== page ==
- "This means it might be possible to be both overweight and healthy." This makes so much sense to me because we know having a little bit of meat on our bones is always a good thing. Just because our waists aren't paper thin and stomachs flat as paper doesn't mean we're unhealthy. Just means you're overweight and healthy!
- It was also predicted that in the "future people can be screened to assess whether their weight meant they were likely to develop a disease."
- Going back to my first point saying overweight/obese parents tend to have overweight/obese children...the article later states "the two studies come after an analysis published yesterday suggested parents' lifestyle - rather than their genes - is responsible for their children being overweight." This is what I meant! A parent parents their children based off of how they were raised, so if they were raised in big portions, no exercise, unhealthy foods, they're more likely to feed their children that way -- it's the only way they are familiar with.
ALEX HALL's comment, May 4, 2018 4:17 AM
https://topweightlossteasaustralia.wordpress.com/2018/05/03/drinking-weight-loss-tea-your-lifestyle/
ScientificAnimations's comment, August 17, 2018 5:29 AM
In 1997, the WHO formally recognized obesity as a global epidemic. Let's pay attention to it. http://sco.lt/56vvhh
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Why wealthy, single men are the biggest drinkers in later life

Why wealthy, single men are the biggest drinkers in later life | ESRC press coverage | Scoop.it
A study found most over-45s cut their alcohol consumption after a ‘life event’ such as bereavement.
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The article cites an ESRC-funded study of 4,500 men and women in England.

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Only 1 in 20 unwed parents will stay together until first-born is 15

Only 1 in 20 unwed parents will stay together until first-born is 15 | ESRC press coverage | Scoop.it
Most young couples who do not get married are heading for a life of failed relationships and single parenthood, but many are put off marriage by the cost of a wedding, research suggests.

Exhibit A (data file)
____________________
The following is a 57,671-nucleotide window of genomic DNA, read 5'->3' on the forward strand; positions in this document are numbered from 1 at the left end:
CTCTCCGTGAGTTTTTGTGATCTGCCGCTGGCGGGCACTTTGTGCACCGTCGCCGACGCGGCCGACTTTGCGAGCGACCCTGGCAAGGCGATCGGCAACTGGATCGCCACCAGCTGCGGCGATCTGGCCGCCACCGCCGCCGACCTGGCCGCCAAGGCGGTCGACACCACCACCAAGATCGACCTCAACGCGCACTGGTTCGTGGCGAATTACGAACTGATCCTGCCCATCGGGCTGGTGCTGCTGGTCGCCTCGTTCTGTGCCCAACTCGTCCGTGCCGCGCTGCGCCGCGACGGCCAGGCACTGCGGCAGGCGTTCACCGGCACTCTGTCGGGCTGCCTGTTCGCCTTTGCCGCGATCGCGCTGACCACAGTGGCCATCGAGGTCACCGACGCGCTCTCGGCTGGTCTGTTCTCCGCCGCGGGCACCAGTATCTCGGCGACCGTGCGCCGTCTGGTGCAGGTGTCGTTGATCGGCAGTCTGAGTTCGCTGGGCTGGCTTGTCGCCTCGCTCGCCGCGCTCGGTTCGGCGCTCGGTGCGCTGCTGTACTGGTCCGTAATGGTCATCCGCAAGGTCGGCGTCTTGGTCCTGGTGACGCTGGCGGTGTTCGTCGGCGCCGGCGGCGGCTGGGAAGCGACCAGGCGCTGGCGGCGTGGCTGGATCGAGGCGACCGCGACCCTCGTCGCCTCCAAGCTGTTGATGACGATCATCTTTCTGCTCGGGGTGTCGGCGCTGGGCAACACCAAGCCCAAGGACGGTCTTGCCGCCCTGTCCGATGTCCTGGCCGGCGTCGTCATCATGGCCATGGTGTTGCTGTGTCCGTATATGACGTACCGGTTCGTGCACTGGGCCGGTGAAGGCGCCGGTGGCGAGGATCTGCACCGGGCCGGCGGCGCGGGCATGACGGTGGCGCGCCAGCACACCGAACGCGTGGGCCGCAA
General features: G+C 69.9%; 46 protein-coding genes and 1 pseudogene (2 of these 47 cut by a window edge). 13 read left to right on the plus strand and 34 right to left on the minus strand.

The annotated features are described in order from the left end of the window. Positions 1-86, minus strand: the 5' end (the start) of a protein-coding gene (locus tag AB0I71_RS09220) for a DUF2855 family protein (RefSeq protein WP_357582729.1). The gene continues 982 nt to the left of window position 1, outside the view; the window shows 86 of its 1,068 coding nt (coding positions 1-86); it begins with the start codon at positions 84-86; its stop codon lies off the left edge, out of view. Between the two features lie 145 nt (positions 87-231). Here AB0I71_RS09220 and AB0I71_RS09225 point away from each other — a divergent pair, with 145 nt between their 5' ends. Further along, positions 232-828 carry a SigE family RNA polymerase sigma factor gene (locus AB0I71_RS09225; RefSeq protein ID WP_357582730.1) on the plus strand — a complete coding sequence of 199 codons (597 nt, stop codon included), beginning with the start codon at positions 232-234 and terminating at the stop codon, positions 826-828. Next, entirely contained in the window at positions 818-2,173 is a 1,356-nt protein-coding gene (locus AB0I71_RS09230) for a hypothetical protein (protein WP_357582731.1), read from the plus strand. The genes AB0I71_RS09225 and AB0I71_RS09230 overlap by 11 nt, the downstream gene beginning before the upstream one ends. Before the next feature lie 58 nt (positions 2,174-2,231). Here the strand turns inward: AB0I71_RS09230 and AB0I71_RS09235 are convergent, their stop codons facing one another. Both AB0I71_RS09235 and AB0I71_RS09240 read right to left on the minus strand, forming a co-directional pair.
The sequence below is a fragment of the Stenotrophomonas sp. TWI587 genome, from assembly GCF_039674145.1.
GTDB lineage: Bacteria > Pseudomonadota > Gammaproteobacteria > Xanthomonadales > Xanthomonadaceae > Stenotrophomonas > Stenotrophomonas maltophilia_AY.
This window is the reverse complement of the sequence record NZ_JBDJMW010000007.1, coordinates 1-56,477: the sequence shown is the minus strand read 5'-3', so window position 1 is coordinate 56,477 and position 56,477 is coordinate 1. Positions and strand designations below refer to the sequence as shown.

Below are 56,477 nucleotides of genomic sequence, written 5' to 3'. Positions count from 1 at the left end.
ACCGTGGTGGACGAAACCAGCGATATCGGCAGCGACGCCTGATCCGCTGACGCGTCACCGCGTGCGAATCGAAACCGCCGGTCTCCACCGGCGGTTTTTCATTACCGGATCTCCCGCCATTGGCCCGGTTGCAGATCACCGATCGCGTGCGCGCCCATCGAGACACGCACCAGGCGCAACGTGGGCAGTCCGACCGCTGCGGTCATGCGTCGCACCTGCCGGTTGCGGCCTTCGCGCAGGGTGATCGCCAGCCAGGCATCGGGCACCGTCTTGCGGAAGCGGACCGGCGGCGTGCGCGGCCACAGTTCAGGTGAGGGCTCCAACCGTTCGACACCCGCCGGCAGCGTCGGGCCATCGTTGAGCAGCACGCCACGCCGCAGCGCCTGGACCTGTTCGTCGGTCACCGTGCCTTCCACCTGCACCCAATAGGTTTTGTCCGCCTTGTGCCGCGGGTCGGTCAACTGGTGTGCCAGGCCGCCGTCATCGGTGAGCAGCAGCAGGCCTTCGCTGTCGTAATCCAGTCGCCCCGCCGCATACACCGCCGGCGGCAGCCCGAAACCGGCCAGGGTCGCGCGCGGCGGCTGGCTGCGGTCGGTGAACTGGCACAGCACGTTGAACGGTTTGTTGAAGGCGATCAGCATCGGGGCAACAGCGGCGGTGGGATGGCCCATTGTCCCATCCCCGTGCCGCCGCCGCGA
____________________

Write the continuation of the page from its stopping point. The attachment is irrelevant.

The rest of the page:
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Article references projections from Understanding Society, an ESRC-funded longitudinal study.

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Americans and Brits are genetically programmed to be MISERABLE 

Americans and Brits are genetically programmed to be MISERABLE  | ESRC press coverage | Scoop.it
  • Scientists at Warwick University discovered the gene responsible for serotonin levels in the brain is responsible for setting your mood
  • The shorter the gene, the lower the levels of the mood-enhancing hormone
  • Longer the gene the higher the levels of serotonin, thus people are happier
  • Danes found to be happiest, and have longest form of the gene
  • But those in France are most miserable, with the shortest form
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Article discussing research to be presented at the Happiness Around the World Festival of Social Science event.

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Minister set to offer further £2 million of grants in bid to make Britain female employment capital of Europe 

Minister set to offer further £2 million of grants in bid to make Britain female employment capital of Europe  | ESRC press coverage | Scoop.it
Almost half a million women are expected to enter the labour market by the start of 2016 – largely thanks to government tax breaks.
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The article cites the ESRC-funded Institute for Fiscal Studies.